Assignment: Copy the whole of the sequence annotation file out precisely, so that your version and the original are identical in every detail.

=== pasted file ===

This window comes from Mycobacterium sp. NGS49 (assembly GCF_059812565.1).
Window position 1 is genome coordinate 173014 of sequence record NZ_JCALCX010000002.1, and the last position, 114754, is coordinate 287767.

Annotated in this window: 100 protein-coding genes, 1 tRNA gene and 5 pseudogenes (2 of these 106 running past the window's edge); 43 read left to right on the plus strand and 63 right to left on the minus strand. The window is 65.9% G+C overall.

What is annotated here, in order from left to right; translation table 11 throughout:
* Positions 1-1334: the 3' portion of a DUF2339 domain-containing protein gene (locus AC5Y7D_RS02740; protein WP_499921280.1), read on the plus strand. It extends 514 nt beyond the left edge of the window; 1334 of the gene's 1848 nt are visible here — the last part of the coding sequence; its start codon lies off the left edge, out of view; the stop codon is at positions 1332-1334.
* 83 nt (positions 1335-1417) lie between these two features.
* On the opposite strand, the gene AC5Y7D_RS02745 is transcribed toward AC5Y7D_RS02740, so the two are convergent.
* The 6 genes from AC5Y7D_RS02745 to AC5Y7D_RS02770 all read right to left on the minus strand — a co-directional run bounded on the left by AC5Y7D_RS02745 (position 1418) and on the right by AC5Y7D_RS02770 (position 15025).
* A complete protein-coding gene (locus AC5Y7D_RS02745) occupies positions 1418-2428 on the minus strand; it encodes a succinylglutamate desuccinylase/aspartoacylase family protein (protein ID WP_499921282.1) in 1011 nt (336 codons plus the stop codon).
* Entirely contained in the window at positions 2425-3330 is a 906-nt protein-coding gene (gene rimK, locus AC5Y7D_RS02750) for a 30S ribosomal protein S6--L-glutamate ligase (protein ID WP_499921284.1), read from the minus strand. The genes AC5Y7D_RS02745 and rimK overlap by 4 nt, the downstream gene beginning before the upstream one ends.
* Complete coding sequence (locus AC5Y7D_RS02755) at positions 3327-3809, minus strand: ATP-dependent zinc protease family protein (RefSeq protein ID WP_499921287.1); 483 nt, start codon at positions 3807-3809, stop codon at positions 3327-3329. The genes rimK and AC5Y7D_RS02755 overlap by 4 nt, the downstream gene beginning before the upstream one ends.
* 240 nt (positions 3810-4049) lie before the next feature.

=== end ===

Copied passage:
This window comes from Mycobacterium sp. NGS49 (assembly GCF_059812565.1).
Window position 1 is genome coordinate 173014 of sequence record NZ_JCALCX010000002.1, and the last position, 114754, is coordinate 287767.

Annotated in this window: 100 protein-coding genes, 1 tRNA gene and 5 pseudogenes (2 of these 106 running past the window's edge); 43 read left to right on the plus strand and 63 right to left on the minus strand. The window is 65.9% G+C overall.

What is annotated here, in order from left to right; translation table 11 throughout:
* Positions 1-1334: the 3' portion of a DUF2339 domain-containing protein gene (locus AC5Y7D_RS02740; protein WP_499921280.1), read on the plus strand. It extends 514 nt beyond the left edge of the window; 1334 of the gene's 1848 nt are visible here — the last part of the coding sequence; its start codon lies off the left edge, out of view; the stop codon is at positions 1332-1334.
* 83 nt (positions 1335-1417) lie between these two features.
* On the opposite strand, the gene AC5Y7D_RS02745 is transcribed toward AC5Y7D_RS02740, so the two are convergent.
* The 6 genes from AC5Y7D_RS02745 to AC5Y7D_RS02770 all read right to left on the minus strand — a co-directional run bounded on the left by AC5Y7D_RS02745 (position 1418) and on the right by AC5Y7D_RS02770 (position 15025).
* A complete protein-coding gene (locus AC5Y7D_RS02745) occupies positions 1418-2428 on the minus strand; it encodes a succinylglutamate desuccinylase/aspartoacylase family protein (protein ID WP_499921282.1) in 1011 nt (336 codons plus the stop codon).
* Entirely contained in the window at positions 2425-3330 is a 906-nt protein-coding gene (gene rimK, locus AC5Y7D_RS02750) for a 30S ribosomal protein S6--L-glutamate ligase (protein ID WP_499921284.1), read from the minus strand. The genes AC5Y7D_RS02745 and rimK overlap by 4 nt, the downstream gene beginning before the upstream one ends.
* Complete coding sequence (locus AC5Y7D_RS02755) at positions 3327-3809, minus strand: ATP-dependent zinc protease family protein (RefSeq protein ID WP_499921287.1); 483 nt, start codon at positions 3807-3809, stop codon at positions 3327-3329. The genes rimK and AC5Y7D_RS02755 overlap by 4 nt, the downstream gene beginning before the upstream one ends.
* 240 nt (positions 3810-4049) lie before the next feature.